Highlanders seek more seats at Bear Mountain

The ambitious Highlanders Football Club needs hundreds of more seats at Bear Mountain stadium to break into the pro leagues, but who will pay remains up in the air.

The ambitious Highlanders Football Club needs hundreds of more seats at Bear Mountain stadium to break into the pro leagues, but who will pay remains up in the air.

The Highlanders men’s team, now only two seasons old, is keen to advance from the United Soccer League’s premier development league to a professional division, but the price of that is having a home stadium with at least 2,500 permanent seats.

Bear Mountain stadium, with about 1,100 grandstand and box seats and hundreds of portable seats, can field “close to 2,000” people, reckoned Mike Leskiw with Langford parks.

Highlanders general manger Drew Finerty pegs available seating at about 1,700, while drawing average crowds of about 1,600 to games.

“We find people are not coming because they think there is no place to sit,” Finerty said. “It’s important to have comfortable, high quality seating with this level of sport. It’s going to stop us from moving to the pro level if we don’t have 2,500 seats.”

The Highlanders finished their second season in fourth place in their division, with a 7-6-3 win-loss-tie record.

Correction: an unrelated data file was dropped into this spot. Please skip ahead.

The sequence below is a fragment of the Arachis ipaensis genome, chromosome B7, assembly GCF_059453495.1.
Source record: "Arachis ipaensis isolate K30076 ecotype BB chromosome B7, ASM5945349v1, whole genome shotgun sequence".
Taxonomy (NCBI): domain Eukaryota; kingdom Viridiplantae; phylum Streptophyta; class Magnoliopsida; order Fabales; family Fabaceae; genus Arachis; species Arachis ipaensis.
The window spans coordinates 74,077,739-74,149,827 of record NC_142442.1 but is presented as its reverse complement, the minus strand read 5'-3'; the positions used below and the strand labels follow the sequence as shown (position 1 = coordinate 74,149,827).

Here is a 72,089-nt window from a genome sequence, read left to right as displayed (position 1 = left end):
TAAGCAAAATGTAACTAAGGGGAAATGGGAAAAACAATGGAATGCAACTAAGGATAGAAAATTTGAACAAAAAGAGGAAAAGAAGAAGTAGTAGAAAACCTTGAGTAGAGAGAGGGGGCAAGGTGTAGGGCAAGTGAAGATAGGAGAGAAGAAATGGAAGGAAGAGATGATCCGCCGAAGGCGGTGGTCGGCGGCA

After underground utility work is completed, grandstands could be added along the northern edge of the stadium and possibly more behind the goal lines.

The City is willing to work with the club to find more portable seats, said Langford Mayor Stew Young, but taxpayers shouldn’t have to foot the bill, at least without a compelling reason.

The Highlanders need to show a clear business case before City money is spent on more temporary or permanent seating, Young said.

“I like the idea of a bigger stadium, but what we have fits the community uses right now,” the mayor said. “If we see more people are going that can’t be accommodated, then that’s something to look at, but its not happening yet.”

Highlanders owner Alex Campbell said talks with Langford over seating are “in flux.”

There hasn’t been much talk over funding, he said, noting that while the Highlanders are an important user of the stadium, they are a tenant of the stadium.

“We felt our numbers go down a bit last year,” Campbell said. “Our research indicates people want a higher percentage of quality seats in the right viewing spot. For us, that means more premium seats between the 18 yard lines.”

Campbell stressed that the Highlanders organization is happy to remain based in Langford at Bear Mountain stadium.

“I think the city and the community are proud to have the Highlanders calling Langford home,” he said. “We’d like to do more to fit in and add value.”

editor@goldstreamgazette.com

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